Rather than working from reams of paper, the Wisconsin Dept. of Transportation (WisDOT) opted to reconstruct the Zoo Interchange in downtown Milwaukee by working from gigabytes of 3D data—modeling virtually every aspect of the $1.7-billion project.

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WisDOT invested heavily in computer hardware to support the effort, having acquired stationary and mobile lidar laser-mapping units, various desktop and laptop computers, field-rugged tablet computers and GPS rovers for field inspections. Milwaukee-based engineer Kapur & Associates, which led the modeling effort, invested about $500,000 in new servers to accommodate the 2 terabytes of lidar data it collected surveying the project. Resulting models have enhanced collaborative efforts among the project’s multiple stakeholders and promoted quicker and easier clash resolutions during design, the intent being to reconstruct one of Milwaukee’s central arteries as soundly and cost-efficiently as possible.

Fewer Change orders

So far, work is proceeding according to plan, says Lance Parve, WisDOT’s construction information management (CIM) engineer for design construction. “We’re finding that modeling all the different components is providing a major means of reducing conflicts and contract change orders and achieving real return-on-investment improvements,” he says.

The rebuild is long overdue, say project team members. Completed in 1963 and currently accommodating up to 350,000 vehicles a day, the Zoo—so named for its proximity to Milwaukee County Zoo—is Wisconsin’s oldest and busiest freeway interchange, marking the confluence of Interstate 94, I-894 and U.S. 45. By 2010, the interchange had reached the end of its useful life, prompting ad hoc replacement of several bridge sections so deteriorated that repairs no longer could be postponed. Plans for a full-scale replacement were well underway by then.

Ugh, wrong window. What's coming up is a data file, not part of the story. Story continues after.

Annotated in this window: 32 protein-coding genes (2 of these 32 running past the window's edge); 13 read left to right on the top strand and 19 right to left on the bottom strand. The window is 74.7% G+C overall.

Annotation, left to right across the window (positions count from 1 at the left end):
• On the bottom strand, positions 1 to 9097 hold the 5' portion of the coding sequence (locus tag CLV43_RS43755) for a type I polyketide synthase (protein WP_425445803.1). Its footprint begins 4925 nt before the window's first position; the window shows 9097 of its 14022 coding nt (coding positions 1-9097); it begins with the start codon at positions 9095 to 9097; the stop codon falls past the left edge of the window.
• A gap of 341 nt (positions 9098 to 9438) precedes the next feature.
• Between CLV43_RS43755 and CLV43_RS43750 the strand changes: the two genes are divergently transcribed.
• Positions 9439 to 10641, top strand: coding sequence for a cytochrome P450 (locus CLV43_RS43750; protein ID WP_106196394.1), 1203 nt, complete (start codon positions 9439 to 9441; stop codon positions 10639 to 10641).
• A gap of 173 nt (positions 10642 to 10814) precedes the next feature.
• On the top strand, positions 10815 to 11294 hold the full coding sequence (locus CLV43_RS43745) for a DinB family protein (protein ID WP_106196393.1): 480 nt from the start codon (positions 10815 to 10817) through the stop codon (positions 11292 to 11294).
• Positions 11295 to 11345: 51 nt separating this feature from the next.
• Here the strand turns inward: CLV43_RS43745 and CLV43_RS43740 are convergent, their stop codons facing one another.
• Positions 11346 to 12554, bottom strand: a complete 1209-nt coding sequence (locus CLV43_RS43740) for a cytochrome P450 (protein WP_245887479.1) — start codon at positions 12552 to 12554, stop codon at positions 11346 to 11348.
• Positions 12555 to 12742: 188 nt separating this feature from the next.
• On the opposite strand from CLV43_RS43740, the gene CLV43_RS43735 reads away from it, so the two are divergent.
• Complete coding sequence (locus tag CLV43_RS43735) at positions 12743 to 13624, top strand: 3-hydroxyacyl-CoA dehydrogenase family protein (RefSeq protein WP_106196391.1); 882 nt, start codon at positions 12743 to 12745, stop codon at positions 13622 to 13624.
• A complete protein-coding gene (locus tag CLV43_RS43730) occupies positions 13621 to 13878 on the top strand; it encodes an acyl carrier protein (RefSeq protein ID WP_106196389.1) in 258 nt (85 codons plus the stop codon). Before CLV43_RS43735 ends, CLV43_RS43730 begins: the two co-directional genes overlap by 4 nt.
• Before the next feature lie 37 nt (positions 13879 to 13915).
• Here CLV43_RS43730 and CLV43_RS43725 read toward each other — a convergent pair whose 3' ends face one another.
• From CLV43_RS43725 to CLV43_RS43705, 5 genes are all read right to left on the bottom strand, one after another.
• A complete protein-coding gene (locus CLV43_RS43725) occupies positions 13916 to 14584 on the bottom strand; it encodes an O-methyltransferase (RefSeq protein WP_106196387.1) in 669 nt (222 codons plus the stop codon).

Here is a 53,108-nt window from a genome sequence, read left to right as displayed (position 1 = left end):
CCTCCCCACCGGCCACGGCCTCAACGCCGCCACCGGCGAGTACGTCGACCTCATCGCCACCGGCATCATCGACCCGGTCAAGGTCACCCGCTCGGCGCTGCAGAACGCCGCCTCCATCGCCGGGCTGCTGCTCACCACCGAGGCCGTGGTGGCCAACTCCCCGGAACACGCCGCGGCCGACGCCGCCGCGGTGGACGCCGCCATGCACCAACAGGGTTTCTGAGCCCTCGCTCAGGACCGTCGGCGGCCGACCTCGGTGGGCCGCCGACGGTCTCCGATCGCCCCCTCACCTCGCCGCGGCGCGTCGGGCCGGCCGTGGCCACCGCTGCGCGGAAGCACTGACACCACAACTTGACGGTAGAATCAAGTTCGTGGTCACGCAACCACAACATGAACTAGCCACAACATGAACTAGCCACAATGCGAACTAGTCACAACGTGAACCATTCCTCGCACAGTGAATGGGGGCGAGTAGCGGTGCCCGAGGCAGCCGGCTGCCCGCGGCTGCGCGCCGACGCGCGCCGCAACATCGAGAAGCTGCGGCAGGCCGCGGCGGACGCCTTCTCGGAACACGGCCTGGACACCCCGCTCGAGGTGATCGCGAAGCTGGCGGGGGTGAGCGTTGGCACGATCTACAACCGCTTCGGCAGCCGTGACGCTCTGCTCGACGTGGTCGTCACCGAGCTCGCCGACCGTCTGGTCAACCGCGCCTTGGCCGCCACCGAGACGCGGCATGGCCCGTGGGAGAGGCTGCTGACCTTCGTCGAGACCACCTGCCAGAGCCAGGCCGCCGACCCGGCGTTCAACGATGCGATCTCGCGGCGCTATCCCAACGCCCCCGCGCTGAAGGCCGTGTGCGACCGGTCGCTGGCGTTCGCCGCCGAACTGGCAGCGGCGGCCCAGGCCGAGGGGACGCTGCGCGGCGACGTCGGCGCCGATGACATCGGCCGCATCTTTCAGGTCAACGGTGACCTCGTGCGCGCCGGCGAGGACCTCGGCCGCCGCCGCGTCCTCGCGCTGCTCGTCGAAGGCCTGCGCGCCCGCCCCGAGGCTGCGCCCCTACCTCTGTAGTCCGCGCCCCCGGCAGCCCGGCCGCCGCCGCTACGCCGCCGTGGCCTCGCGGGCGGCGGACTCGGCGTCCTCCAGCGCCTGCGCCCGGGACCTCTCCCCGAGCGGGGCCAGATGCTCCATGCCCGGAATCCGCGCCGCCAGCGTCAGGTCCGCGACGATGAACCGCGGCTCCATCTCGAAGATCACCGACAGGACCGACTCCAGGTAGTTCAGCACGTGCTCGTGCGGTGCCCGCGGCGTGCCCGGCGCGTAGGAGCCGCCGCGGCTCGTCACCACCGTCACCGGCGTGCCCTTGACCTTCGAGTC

Begun in 2013, complete rebuild of the interchange entails reconstruction of a 12-mile freeway corridor leading to and through it, along with seven service interchanges, including 68 bridges—six of them railroad structures—108 retaining walls and 14 sound walls. Forward 45, a joint venture of engineers CH2M, Englewood, Colo.; HNTB, Kansas City, Mo.; and Kapur & Associates, in addition to about 20 subconsultants, is leading the design effort, with WisDOT pitching in to design about 40% of the structures.

A primary goal of the project is to improve safety, prompting plans to shift on- and off-ramps from the left to the right side of the freeways in order to extend merge distances and lengthen sight distances. The completed project also should improve efficiency, since “traffic is well beyond the capacity of the original interchange,” says Bill Mohr, WisDOT’s supervisor of southeast freeways.
When completed, its replacement will incorporate a variety of bridge types: prestressed concrete girder structures, steel I-beam structures and steel box-girder structures for the longer flyovers.

Modeled components include earthwork for automated machine guidance, utilities and subsurface structures, and all above-grade structures, including the project’s many bridges.

Kapur’s primary focus involved surveying the site and determining the location of utilities, for which it deployed software such as TopoDOT and InRoads to accommodate the millions of data points generated by lidar mapping. Additionally, Kapur is employing Terramodel to export model data to the GPS rovers that inspection staff have on hand at the project site. Kapur also converts files to Civil 3D for WisDOT.

HNTB, meantime, has focused on roadway engineering, structure design, geotechnical design, utility design, traffic analysis, ITS design, traffic signal design, landscape architecture and drainage design. CH2M, for its part, has executed roadway design, structure design and geotechnical engineering.

Each of the engineers modeled its components individually. When designs were 60% complete, team members gathered to detect clashes, such as misalignment of a sound wall relative to a storm sewer. Team members performed a second round of clash detection when designs were 90% complete, after which all clashes were to have been detected.

The approach proved advantageous at another key interval, says Dan Kucza, survey manager with Kapur. “We were able to provide contractors with models pre-bid, the objective being to lower the bids since the contractors weren’t required to build models of their own to price the job,” he says.

Before models could be turned over to bidders, team members needed to convert elements to an Autodesk Civil 3D format, the 3D standard selected by WisDOT.